One thing is clear; athlete activism is not a novel concept. 1968 brought us African American players refusing to play after the assassination of Martin Luther King and later than year, Tommie Smith and John Carlos’s iconic raised fist changed the conversation at the Summer Olympics. Frankly, given how hard black athletes had to fight to get into our national leagues, I could argue that being black and playing sports on the world stage is an act of resistance in and of itself. Sports and protest have always mixed. So, for these athletes to not use the outlets of this generation (from social media to their influence on society) is to turn a blind eye to the same people that praise and glorify them.
“What’s the price for a black man’s life? I check the toe tag, not one zero in sight
I turn the TV on, not one hero in sight Unless he dribble or he fiddle with mics
Look out the window cause tonight the city lit up with lights, cameras and action…”
To Derrick Rose, Reggie Bush , St. Louis Rams players Tavon Austin, Kenny Britt and the Missouri Football team … THANK YOU. This far-too-small cohort of athletes has shown us that civic engagement is not beneath their pay grade. In doing so, they have accepted that they may lose fans, endorsements and be sent numerous threats. That is the definition of influence. In a culture where narcissism begets altruism, I used this platform to discredit our “chosen” leaders. I even stated a while ago that the impact athletes have makes them more influential than even the President of the United States. Derrick Rose, in an “I Can’t Breathe” t-shirt, has found a way to empathize with us and let us know that our cries are heard more than Obama has in front of a mic and podium. The question is “Why?”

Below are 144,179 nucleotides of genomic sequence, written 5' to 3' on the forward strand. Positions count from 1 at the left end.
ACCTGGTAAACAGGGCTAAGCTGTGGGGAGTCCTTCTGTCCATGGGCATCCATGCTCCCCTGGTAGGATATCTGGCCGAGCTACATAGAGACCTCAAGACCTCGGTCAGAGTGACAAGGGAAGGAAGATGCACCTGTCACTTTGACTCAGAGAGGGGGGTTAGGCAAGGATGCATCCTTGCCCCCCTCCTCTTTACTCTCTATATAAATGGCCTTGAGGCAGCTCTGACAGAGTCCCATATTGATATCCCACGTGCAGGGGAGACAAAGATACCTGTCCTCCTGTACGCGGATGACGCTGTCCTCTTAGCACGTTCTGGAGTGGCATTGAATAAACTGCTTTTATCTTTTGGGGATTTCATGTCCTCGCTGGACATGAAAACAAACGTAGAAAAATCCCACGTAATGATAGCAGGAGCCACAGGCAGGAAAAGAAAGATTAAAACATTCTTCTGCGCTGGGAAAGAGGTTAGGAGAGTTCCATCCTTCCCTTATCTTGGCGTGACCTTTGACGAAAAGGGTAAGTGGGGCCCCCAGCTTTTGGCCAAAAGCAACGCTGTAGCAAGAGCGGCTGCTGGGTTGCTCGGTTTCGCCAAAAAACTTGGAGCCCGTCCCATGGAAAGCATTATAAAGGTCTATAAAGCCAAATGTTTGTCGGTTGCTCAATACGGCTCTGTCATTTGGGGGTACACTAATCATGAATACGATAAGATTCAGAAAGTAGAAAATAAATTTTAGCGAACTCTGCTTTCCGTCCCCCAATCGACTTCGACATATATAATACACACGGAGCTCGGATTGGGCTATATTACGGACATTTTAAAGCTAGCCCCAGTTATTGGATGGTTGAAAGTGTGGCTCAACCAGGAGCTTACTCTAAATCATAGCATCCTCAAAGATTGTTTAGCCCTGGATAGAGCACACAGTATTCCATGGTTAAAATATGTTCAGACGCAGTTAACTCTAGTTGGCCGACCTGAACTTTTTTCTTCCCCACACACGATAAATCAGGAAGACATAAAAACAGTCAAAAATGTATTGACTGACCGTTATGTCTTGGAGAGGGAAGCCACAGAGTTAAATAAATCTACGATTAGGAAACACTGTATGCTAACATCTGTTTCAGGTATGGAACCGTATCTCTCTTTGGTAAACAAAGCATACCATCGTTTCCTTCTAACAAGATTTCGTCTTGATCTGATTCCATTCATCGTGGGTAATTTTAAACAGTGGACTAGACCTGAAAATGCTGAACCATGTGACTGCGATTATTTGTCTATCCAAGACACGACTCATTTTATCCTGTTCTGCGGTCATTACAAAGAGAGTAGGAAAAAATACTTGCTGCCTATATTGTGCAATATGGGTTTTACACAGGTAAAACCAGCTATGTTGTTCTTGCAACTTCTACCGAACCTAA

Players like Reggie Bush, Kenny Britt and Derrick Rose grew up watching cops use the power of the badge to validate injustice. They saw kids take the wrong path because they thought they couldn’t find a better one and they saw kids who used sports as a way out. Actually, they were those kids. And if not for fortune, that life could have still been their shared reality. So for them, no amount of green can make them forget what it’s like to be poor and black. And for this we thank them and want to continue to see athletes use their platform to inspire a generation desperately seeking something in which to believe.
“You my opposer when I want freedom. You my opposer when I want justice. You my opposer when I want equality. Want me to go somewhere and fight for you? You won’t even stand up for me right here in America, for my rights and my religious beliefs. You won’t even stand up for my right here at home. “
The other day, I sat in my car and felt lost and angry. On a good day, being a big, black man is exhausting and infuriating. On a bad day, it’s apparently fatal. I don’t believe they hate me, I think they’re scared. But the feeling isn’t mutual. So, I’ll continue to live the way necessary to help my brothers and sisters and I challenge every athlete to use the voices they have to create awareness and give hope to those who just might feel like there is none left.
* walks away from podium with bow tie, blazer, and dri fit shorts on*